The Improv Program
This class teaches the basics of the iO style of improvisation as created by Del Close and Charna Halpern.
Here you will build on the teachings of Level 1 while allowing you to discover your strengths; it focuses on character creation, “the group mind” and object/environment work.
This class concentrates on the two-person scene, the anchor of long-form improvisation.
This is where you use all the skills you have acquired thus far in order to create the Harold, the signature long-form structure at iO.
This class looks at other advanced types of long-form improvisation such as the Deconstruction, the Mosaic, the Bat, Close Quarters, the Living Room and more.
The advanced Harold level, here you will probe even deeper into the form, focusing intensely on the acting, editing, and group commitment that it takes to generate a 30-minute piece. There is 1 performance at the end of this level.
This final level allows students to use their newly acquired improvisational skills to create an original long-form show. Performance Class shows run in the Del Close Theater for six or seven weeks after the class has ended.
iO's Writing Program
Talk Show Portfolio
The GOAL of this class is a four-page, state-of-the-art talk show portfolio suitable for
submission to both literary agents and TV producers alike--and to that end the student has
complete access to all that The Comedy Lab and The iO Chicago has to offer, including the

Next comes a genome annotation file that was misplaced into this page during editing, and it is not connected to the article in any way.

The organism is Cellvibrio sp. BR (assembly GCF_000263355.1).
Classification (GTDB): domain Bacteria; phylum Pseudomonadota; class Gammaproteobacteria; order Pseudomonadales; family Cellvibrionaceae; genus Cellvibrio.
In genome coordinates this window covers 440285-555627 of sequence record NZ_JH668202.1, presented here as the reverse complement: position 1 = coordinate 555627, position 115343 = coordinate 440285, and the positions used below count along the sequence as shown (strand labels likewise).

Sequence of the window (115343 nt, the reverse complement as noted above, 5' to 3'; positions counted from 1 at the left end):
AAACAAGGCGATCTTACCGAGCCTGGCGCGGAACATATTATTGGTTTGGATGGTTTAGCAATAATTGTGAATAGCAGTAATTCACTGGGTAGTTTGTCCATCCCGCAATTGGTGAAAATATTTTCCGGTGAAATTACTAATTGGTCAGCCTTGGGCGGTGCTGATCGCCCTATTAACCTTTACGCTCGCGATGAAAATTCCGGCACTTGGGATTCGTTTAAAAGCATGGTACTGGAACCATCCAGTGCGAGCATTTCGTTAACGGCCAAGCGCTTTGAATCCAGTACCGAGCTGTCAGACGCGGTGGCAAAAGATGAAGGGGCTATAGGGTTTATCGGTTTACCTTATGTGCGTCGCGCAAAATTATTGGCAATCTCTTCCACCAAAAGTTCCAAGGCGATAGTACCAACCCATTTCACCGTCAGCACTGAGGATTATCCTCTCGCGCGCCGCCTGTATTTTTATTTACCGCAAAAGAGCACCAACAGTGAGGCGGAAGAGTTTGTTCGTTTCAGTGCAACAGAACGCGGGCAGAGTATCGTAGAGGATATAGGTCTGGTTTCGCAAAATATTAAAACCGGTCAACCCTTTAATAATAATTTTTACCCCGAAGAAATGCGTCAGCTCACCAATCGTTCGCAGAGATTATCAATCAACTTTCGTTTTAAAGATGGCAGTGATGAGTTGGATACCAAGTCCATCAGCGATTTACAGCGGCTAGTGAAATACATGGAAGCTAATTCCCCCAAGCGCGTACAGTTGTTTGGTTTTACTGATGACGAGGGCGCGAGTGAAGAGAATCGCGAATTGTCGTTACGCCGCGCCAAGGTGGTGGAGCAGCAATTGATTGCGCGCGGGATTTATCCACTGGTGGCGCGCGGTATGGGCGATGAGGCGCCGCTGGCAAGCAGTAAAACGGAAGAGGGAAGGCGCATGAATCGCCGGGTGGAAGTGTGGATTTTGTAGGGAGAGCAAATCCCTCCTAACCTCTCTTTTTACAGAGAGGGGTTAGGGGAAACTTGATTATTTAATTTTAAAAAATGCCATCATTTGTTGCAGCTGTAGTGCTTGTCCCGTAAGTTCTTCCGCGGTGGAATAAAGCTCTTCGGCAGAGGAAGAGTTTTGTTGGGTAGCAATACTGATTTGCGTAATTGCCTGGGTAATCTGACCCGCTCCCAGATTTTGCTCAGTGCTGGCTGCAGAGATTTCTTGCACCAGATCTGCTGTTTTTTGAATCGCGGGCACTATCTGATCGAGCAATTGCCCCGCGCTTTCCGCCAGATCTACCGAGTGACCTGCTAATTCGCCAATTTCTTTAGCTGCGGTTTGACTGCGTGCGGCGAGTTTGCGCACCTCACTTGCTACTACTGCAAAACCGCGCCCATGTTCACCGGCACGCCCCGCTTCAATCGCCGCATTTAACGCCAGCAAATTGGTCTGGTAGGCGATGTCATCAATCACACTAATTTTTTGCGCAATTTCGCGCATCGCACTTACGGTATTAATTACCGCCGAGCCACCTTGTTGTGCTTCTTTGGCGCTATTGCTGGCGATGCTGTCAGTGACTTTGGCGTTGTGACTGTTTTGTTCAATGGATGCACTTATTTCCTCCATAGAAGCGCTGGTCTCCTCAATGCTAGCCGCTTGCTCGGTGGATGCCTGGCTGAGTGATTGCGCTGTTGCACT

critique of his or her material in a one-on-one session with the instructor. Here's how it shakes
out week-to-week: the student learns to write jokes based on the news (1st week); to expand
those jokes into character and commentary monologues (2nd week); to pitch concepts for desk
pieces (3rd week), remote ideas (5th week) and various segment ideas (6th week); to create two
parody sketches (4th week); to critique, assess and rewrite a rough version into a final draft and
develop a business plan (7th week) toward the goal of getting an agent, getting an assignment,
and at last being happy! Should the student chose to continue studying with The Comedy Lab,
various elements will be considered for the live stage show that’s part of the next class, the SNL
Sketch Packet class.
SNL Sketch Packets
The GOAL of this class is an SNL sketch packet, comprised of at least eight separate sketches,
suitable for submission to literary agents, TV producers as well as SNL itself--and to that end the
student has complete access to all that The Comedy Lab and The iO Chicago has to offer,
including the performance of his or her material by The Comedy Lab Players (a rotating cast of
15 talented sketch actors), on the Monday after class finishes. Here's how it shakes out week-to-
week: the students learns to write jokes based on the news, as well as a cold opening sketch (1st
week); those jokes are then expanded into two separate host-type Monologues, as if the student
were hosting and if a hero of the student were hosting (2nd week); to create a streamlined
version of Weekend Update (3rd week); to create two Commercial Parody sketches and one
Digital Short (4th week); to write for the live performance of a sketch that parodies an existing
TV show, and a current film (5th week); to write a sketch that incorporates an existing character
within the current ensemble (6th week); to write a cast scene comprised on six or more
characters and to prepare for The Monday Night Live, and to develop a business plan (7th week)
toward the goal of getting an agent, etc... that starts with the opportunity for the student to see
his or her sketches performed before a live audience by The Comedy Lab Players.
Sitcom Spec Script
The goal of this class is a sitcom spec script of a currently running show, whether single-camera,